IS recruiting Taliban fighters in Afghanistan — Russia’s General StaffMilitary & Defense April 26, 18:49
Coffin with presumed remains of 19th century Russian general dug up in TurkeySociety & Culture April 26, 18:26
Russian envoy says enacting nuke ban treaty will lay basis for stable strategic tiesRussian Politics & Diplomacy April 26, 18:13
Tokyo to draw up cooperation plans for South Kurils and heed locals’ opinionsBusiness & Economy April 26, 17:37
Who runs the world? Berlin's W20 women's summit reveals whoWorld April 26, 17:03
Russian defense minister comments on military cooperation with IndiaMilitary & Defense April 26, 16:57
Military brass says Russia playing key role in eliminating terrorists’ chieftains in SyriaMilitary & Defense April 26, 15:36
Porsche renews full cooperation with Maria SharapovaSport April 26, 15:05
Russia’s top diplomat slams attempts to obstruct Syria’s chemical incident probeRussian Politics & Diplomacy April 26, 14:57
NAGASAKI, November 3. /TASS/. No apologies will ever make amends for the US atomic bombing of Hiroshima and Nagasaki, Speaker of Russia’s Federation Council, Valentina Matviyenko, told reporters during her visit on Thursday to Nagasaki.
"I believe that, of course, apologies are necessary. However, no amount of apologies will ever be enough to make amends for that country’s guilt, which used atomic bombs against peaceful cities, against civilians," Matviyenko said during a visit to the Nagasaki National Peace Memorial Hall for the Atomic Bomb Victims.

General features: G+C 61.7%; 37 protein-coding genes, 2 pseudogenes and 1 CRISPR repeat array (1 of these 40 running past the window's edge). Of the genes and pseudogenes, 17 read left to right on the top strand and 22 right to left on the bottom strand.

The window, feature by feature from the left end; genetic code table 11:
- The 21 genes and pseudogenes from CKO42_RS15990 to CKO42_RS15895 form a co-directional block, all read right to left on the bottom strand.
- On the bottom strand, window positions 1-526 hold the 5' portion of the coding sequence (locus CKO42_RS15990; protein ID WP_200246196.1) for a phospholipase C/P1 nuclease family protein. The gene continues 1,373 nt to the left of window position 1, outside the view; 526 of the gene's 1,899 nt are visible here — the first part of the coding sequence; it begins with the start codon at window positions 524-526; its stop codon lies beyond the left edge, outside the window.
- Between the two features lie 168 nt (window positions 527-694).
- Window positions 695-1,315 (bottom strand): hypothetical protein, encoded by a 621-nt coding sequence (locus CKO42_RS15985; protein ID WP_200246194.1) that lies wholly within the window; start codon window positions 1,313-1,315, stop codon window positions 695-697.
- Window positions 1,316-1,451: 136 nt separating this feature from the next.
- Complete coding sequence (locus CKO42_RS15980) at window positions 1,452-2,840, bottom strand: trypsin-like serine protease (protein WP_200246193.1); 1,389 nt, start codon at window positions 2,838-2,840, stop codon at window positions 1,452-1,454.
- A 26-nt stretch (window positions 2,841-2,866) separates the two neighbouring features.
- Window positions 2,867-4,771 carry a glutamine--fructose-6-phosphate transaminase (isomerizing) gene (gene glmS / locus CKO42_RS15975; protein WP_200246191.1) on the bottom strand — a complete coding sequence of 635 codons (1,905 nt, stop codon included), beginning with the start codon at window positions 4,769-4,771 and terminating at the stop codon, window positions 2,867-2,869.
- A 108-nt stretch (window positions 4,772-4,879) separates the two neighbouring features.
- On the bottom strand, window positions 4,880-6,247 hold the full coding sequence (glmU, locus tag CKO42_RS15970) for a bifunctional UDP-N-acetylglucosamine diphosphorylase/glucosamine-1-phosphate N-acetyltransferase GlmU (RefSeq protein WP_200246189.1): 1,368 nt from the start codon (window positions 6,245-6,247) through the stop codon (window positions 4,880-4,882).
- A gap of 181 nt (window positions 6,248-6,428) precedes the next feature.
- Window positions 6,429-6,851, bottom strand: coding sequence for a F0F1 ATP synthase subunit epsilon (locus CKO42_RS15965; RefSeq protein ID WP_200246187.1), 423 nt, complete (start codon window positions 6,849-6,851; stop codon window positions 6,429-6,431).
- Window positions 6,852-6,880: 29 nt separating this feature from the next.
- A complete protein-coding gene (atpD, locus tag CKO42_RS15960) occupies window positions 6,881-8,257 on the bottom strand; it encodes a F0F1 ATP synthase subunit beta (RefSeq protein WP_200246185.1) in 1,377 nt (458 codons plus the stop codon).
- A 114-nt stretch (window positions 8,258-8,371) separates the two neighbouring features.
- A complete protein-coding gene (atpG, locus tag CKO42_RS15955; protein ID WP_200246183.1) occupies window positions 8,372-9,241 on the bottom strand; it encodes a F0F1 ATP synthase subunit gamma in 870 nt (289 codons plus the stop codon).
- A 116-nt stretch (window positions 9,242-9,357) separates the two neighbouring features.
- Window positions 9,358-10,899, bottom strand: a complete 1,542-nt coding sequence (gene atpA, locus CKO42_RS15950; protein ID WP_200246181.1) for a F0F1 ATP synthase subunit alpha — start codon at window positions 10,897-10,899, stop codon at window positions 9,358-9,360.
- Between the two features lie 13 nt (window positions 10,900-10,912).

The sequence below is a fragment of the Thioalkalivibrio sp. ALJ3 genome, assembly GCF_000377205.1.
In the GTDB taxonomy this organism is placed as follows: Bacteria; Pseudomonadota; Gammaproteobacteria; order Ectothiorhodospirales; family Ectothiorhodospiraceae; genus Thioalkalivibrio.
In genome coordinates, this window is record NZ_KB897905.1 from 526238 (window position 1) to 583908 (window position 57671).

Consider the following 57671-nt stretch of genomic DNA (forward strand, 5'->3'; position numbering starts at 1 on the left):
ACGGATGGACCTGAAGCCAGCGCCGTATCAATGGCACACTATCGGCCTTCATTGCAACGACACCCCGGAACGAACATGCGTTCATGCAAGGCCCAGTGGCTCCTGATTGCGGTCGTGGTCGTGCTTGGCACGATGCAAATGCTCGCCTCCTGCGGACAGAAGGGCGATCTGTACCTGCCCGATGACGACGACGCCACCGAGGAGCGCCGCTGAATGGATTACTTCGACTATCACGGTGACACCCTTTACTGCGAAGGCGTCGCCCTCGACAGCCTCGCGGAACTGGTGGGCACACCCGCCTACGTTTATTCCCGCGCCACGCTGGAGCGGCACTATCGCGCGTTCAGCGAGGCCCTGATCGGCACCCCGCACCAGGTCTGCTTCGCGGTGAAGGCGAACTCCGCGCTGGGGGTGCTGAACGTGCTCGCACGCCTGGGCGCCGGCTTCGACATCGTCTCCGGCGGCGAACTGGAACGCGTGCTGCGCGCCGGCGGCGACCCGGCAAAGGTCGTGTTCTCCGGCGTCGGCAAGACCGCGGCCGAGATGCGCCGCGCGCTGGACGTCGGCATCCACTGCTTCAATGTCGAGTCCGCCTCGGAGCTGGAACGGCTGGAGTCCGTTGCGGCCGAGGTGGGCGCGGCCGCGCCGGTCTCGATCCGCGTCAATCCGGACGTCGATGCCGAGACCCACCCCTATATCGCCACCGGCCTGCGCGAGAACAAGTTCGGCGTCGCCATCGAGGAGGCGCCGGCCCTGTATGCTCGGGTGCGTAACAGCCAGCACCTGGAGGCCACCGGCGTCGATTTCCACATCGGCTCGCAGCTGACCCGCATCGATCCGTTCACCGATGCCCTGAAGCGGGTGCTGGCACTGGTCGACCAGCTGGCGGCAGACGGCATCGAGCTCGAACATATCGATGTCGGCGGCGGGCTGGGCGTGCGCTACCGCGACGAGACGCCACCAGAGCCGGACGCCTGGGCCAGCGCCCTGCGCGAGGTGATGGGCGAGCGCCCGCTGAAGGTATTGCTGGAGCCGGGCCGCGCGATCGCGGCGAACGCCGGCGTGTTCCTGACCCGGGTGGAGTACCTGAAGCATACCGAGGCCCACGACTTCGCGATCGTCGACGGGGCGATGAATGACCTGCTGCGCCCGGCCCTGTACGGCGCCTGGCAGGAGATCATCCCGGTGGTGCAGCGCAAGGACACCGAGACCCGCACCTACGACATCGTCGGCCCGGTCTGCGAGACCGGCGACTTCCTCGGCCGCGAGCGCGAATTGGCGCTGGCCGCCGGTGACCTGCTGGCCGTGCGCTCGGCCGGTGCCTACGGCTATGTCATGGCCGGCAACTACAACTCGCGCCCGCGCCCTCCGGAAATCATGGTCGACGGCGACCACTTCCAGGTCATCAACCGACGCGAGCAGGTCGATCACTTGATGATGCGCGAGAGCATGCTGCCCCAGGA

She noted that the bombing raids were similar to "testing nuclear weapons on human beings," even though the effects of these air strikes were well-known.
"They need to go to church and pray every day to atone for their sins, for this terrible tragedy in Nagasaki and Hiroshima, for that monstrous crime committed by the United States," Matviyenko stressed.
On August 6, 1945 US bomber B-29 Enola Gay dropped a four-tonne uranium bomb codenamed Little Boy on Hiroshima. The explosion instantly killed an estimated 70,000 to 100,000 people. The overall number of fatalities exceeded 140,000. Three days later, in the morning of August 9, 1945 another B-29 bomber dropped a plutonium bomb on Nagasaki, killing 70,000 and razing the city to the ground.
The notorious air raid that entered historical records as one of the most devastating bombings ever took away more than 100,000 human lives.
The US Air Force squadron that took part in the Operation Meetinghouse on March 10, 1945, had 334 bombers.
In the preceding phases of the war, the Americans seized a number of Pacific territories in the vicinity of the Japanese archipelago, including the Mariana Islands. Fuel economy allowed B-29 Superfortress planes based there to increase the payloads taken aboard for sorties to the maximum.
All in all, the American crews dropped almost 1,700 firebombs on the city, which caused sweeping fires and provoked a firestorm similar to the one that annihilated Dresden in Germany after the US-British bombing about a month before that.
As a result of the firebombing in Tokyo, the city lost some 330,000 buildings, or 40% of what it had at the moment. More than a million residents of the Japanese capital found themselves without shelter.
Operation Meetinghouse is comparable in terms of its atrocious scope and scale only to the nuclear bombings of Hiroshima and Nagasaki.